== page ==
Federal Budget Cuts, or What Is the IMLS?

22 Mar

C7Xwd1fU8AAr7bRAs I promised in a previous post, this is not a blog to become political, but it is a blog to be educated about library issues and this issue is too big to ignore. This post is longer than usual, but I really want people to understand what the IMLS is and what it does. The federal budget blueprint has been published and eliminates federal funding to the Institute of Museum and Library Services (IMLS). This may not mean anything to the everyday person, but for anyone in the field its difficult to comprehend what this could mean for the work we do everyday.

The IMLS is an independent agency of the federal government established in 1996. It is the main source of federal funding for museums and libraries and focuses on the following national issues and priorities:

  • STEM (Science, Technology, Engineering, Math)
  • Preservation, Conservation, and Care of Content and Collections
  • National Digital Platform
  • Museum and Library Professionals
  • Communities of Practice
  • Accessibility in Museums and Libraries
  • Access to Content and Collections
  • Community
  • Early Learning
  • Management of Content and Collections
  • Makerspaces
  • Inclusive and Accessible Learning
  • 21st Century Skills

C7XTjTbWkAEwlfwThe IMLS supports 123,000 libraries and 35,000 museums in the United States. And more specifically, “IMLS supports the full range of libraries, including public, academic, research, special and tribal, and the full range of museums including art, history, science and technology, children’s museums, historical societies, tribal museums, planetariums, botanic gardens and zoos.” I also have a soft spot in my heart for the IMLS, not only because I’m a librarian, but because I also did an internship at the IMLS office in Washington DC during graduate school.

Many people don’t understand how library funding works – and granted, it’s different for different libraries, but in the public sector libraries are usually funded by some combination of local, state and federal funding. I’ll use my library as an example. The majority of funding comes at the local level with limited funding from the state and federal level. Our budget for the year is about $2.1 million. Of this, only about $85,000 comes from state and federal grants.  That means only 4% of my budget does not come from local revenue.

Granted, a cut in funding at the federal level, does not trickle down to my library and cause major damage. The majority of federal funding for libraries is funneled through the Library Services and Technology Act (LSTA) – the only federal program exclusively for libraries. This money is administered by the IMLS and is given to all 50 states, five territories and three Freely Associated States. The amount received includes a base amount, plus a supplemental amount based on population.  For example, Pennsylvania received $5,467,151 for FY 2016. This money is then spread among the over 450 public libraries and countless special libraries across the state. That’s where our $85,000 comes into play.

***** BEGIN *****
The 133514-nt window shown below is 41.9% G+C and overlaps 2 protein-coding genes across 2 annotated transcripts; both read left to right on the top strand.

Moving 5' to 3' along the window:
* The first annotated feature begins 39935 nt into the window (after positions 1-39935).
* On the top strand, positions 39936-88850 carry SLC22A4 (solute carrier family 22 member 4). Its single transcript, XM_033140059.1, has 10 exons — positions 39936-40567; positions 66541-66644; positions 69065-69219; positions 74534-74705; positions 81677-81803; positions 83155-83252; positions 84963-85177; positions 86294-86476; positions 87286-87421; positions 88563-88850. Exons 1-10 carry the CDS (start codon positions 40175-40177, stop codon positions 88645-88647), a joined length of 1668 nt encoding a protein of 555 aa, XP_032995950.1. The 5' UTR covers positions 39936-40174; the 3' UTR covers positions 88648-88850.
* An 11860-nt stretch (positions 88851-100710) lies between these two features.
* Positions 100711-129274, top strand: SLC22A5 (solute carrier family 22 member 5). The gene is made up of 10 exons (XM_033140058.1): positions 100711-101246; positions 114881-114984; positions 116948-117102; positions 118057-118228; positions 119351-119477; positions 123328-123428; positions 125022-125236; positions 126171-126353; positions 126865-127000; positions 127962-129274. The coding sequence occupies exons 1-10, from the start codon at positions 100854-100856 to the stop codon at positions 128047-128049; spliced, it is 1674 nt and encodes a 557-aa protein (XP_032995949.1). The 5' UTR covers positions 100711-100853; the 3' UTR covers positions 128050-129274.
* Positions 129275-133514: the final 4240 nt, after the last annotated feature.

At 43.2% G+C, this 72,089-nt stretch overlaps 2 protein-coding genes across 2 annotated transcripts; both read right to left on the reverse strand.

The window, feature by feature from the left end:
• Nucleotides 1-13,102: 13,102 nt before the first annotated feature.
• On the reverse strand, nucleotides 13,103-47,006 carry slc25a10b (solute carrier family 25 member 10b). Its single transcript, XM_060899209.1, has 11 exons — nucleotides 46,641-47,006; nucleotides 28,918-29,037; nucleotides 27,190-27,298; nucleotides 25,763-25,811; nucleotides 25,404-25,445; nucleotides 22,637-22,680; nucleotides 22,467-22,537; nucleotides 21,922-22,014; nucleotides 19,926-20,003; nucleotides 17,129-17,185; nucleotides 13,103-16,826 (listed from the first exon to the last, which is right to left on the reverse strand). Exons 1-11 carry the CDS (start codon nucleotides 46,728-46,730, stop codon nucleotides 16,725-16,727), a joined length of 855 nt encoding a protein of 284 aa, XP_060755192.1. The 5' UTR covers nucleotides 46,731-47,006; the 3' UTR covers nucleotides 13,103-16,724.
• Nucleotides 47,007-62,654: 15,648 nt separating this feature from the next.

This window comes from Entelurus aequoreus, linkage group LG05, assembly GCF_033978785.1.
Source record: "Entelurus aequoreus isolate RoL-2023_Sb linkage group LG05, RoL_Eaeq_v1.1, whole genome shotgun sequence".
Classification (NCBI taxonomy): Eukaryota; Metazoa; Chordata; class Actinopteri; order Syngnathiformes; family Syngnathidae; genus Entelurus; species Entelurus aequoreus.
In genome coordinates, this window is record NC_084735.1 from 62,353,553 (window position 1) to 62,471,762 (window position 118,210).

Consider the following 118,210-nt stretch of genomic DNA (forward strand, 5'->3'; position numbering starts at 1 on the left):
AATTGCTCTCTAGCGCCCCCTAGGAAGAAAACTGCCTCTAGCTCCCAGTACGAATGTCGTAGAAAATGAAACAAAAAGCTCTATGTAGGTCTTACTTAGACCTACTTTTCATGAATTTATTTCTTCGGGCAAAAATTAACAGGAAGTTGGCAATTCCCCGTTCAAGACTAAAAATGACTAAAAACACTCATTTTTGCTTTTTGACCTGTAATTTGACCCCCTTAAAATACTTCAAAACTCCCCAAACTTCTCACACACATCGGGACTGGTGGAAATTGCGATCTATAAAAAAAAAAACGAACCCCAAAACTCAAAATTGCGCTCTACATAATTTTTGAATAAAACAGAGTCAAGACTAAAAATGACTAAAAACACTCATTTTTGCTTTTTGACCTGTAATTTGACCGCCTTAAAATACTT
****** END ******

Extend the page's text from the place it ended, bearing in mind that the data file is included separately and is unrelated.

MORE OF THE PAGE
IMLS funding also supports state-wide grants and programs that would cease to exist without the financial support from the IMLS.  Over the past 20 years, the IMLS funded over 40 projects in Pennsylvania alone – projects to encourage literacy, preservation of archival material, collaborations with museums, and much more.  Specifically, One Book, Every Young Child, an initiative in its twelfth year in Pennsylvania is funded through an IMLS grant.  This program “highlights the importance of early literacy development in preschoolers and the significance of reading early and often to children, as well as engaging them in conversation and other activities around books.” With a shared book title throughout the state, author visits as well as activities for parents, families, early childhood educators, librarians and museum employees, this program benefits numerous people across the state.

So how are librarians reacting to the news?

The President of ALA responded with, “The American Library Association will mobilize its members, Congressional library champions and the millions upon millions of people we serve in every zip code to keep those ill-advised proposed cuts from becoming a Congressional reality.” Check out #saveIMLS on Twitter and the Facebook badge that you can add to your profile picture. Click on over to everylibrary.org to email your representative about the importance of IMLS.

Oh, and by the way, the federal government saves .002% by eliminating the IMLS, but by keeping the IMLS, we show the world that we value education, literacy, culture, science, technology and so much more.

And I know that the IMLS isn’t the only agency/department affected by this budget blueprint, but I want to educate people about the importance of the IMLS and everything that it does for the community you live in, where ever that may be.




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